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Colorado receives another $270 million from national opioid settlements

The Colorado Attorney General's Office announced Friday the final approval of $17.3 billion in national opioid agreements with drug makers Teva and Allergan and pharmacies CVS and Walgreens.

Colorado will receive approximately $270 million over 15 years from these recent settlements, the office stated in a press release. This money is in addition to the approximately $400 million Colorado has begun receiving from prior opioid settlements.  

Colorado's portion of the recent settlements is expected to reach state and local governments by the end of this year. The state has already begun receiving funds from the previous opioid settlements. 

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"This money will go directly towards supporting the people and communities in Colorado who continue to battle the harms of drug addiction and misuse," Colorado AG Phil Weiser stated in the press release. "Colorado's framework for the investment of these funds, on a local and regional basis, is a national model and was recognized by the Johns Hopkins Public Health School as the top such system in the nation."  

Macro of oxycodone opioid tablets with prescription bottles against dark background
Oxycodone is the generic name for a range of opioid pain killing tablets.  Getty Images/iStockphoto

The majority of the Opioid Settlement Funds will be distributed to 19 Colorado regions - called Regional Opioid Abatement Councils  -  that were configured by local governments, according to the state's distribution dashboard

Colorado Attorney General's Office

A state opioid abatement council will oversee the distribution to the 19 regional councils. Sixty percent of the settlement money is slated to go to these regional council, 20% to directly to local governments, and the remaining 20% to be spent on state initiatives, expenditure reporting, regional planning, and what is being called opioid abatement infrastructure.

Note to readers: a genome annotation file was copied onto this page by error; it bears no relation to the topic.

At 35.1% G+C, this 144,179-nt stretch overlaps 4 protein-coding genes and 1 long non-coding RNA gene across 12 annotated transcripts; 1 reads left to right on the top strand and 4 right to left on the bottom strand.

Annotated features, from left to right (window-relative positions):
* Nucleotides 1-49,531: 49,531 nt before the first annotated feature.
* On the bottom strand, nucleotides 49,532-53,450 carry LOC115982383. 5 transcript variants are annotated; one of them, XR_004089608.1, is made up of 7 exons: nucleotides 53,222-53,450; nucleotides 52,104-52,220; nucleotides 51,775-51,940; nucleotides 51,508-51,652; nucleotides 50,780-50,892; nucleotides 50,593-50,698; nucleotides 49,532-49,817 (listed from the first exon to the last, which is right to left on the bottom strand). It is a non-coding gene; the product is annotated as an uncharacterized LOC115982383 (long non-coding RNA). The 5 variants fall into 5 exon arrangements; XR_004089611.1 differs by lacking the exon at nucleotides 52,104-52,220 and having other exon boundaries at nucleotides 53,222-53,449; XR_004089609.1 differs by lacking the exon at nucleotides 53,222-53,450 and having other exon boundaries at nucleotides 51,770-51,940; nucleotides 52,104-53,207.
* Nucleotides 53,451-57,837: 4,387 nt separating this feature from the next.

"The purpose of the Infrastructure Share is to promote capital improvements and provide operational assistance for developing or improving the infrastructure necessary to abate the opioid crisis within the state of Colorado," states the Colorado Opioid Abatement Council's web page

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A $1.9 million distribution was made by that state council in March. Six organizations - a recovery center in the San Luis Valley, Arapahoe County Public Health, the Fremont County Boys and Girls Club, the Boys and Girls Club of Chaffee County, a treatment center in Douglas County called Valley Hope Association, and the Thornton Police Department - received funding amounts between $130,000 and $500,000.

Among the destinations for the money, as listed by the regional councils, are school-based programs, pre-arrest diversion programs, Naloxone training, screening and treatment for young adults, education about non-opioid treatments, and training on drug disposal.

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The state council is currently accepting applications for the next round of fund distribution. Applications are due June 20th, 2023.  

Aside from the financial compensation, Teva is prohibited from marketing opioid products by the settlement. Likewise, Allergan is required to stop selling opioids for the next 10 years. CVS and Walgreens agreed to monitor, report, and share data about suspicious activity related to opioid prescriptions.

Teva and Allergan negotiations were led by Attorneys General from North Carolina, Iowa, California, Illinois, Maryland, Massachusetts, New York, Pennsylvania, Tennessee, Texas, Vermont, Virginia, and Wisconsin. CVS and Walgreens negotiations were led by Attorneys General from North Carolina, California, Colorado, Connecticut, Delaware, Illinois, Indiana, Iowa, Kentucky, Louisiana, Massachusetts, Nebraska, New York, Ohio, Pennsylvania, Rhode Island, Tennessee, and Texas.  

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